Appointment with Your WorriesYou wake up at 2 AM worried about the next day and can't get back to sleep. The thoughts that are going through your head demand that you respond now and get the answer immediately. Later in the day, tired from losing sleep, you begin to worry about the next night, the next week, and the doom that seems to hang on the horizon. Wherever you are, whatever time of day---you worry.

Because you respond to your intrusive thought with repetitive thoughts about how to handle the thought, you never quite get away from your worry. What can you do?

Make an Appointment with Your Worries

What if you decided that you would put off the worry until later? Set aside a time of the day-say, 4 pm-when you will sit down and methodically review your worries.

If a worry shows up before or after your WORRY TIME, you jot it down, put it in your pocket and get around to it later.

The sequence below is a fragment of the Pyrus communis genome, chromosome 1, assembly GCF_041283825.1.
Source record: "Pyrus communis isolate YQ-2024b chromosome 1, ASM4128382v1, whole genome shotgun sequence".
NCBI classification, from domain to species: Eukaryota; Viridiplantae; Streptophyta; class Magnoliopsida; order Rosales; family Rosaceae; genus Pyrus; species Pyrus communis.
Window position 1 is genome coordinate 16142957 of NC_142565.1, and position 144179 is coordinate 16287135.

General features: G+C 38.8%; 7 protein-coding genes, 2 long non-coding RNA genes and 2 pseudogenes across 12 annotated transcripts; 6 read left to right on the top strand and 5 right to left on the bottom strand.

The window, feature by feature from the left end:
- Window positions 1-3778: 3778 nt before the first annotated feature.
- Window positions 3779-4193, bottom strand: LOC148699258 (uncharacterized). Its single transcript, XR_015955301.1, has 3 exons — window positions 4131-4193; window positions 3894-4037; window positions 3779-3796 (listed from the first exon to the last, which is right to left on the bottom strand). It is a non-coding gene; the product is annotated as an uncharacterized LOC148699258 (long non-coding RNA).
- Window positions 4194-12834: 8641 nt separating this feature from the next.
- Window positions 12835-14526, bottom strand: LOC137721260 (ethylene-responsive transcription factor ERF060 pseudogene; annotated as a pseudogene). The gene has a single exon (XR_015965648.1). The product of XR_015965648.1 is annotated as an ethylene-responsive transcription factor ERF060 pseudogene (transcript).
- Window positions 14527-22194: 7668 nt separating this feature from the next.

How will this help?

  1. You will learn that you can actually set aside a worry until later. It's not in control of you.
  2. Because you set it aside you can get on with living your life. You can live and breathe in the here and now.
  3. When you set it aside-and let it go--- you will find that there really was no EMERGENCY to get an answer. The answer can wait.
  4. When you review your worries at 4 pm you will find that they don't bother you as much. They may seem trivial. This is something to think about the next time an alarm goes off in your head that you have to worry now.

Patients often tell me that they won't be able to do it. They say, "How can I set it aside? I have no control." But think about the many times that you are worried and you are interrupted by something-a call, something happens, something that distracts you. You did set it aside. But you didn't realize it.

Try it now. Start to worry. Then set it aside and describe all the rectangular objects that you see. Go into the details. Stay in the moment, observing.

You have set it aside. The world didn't end.

Kite

Think about your worry as a kite that flies away, you still hold the string. Then you let it go.

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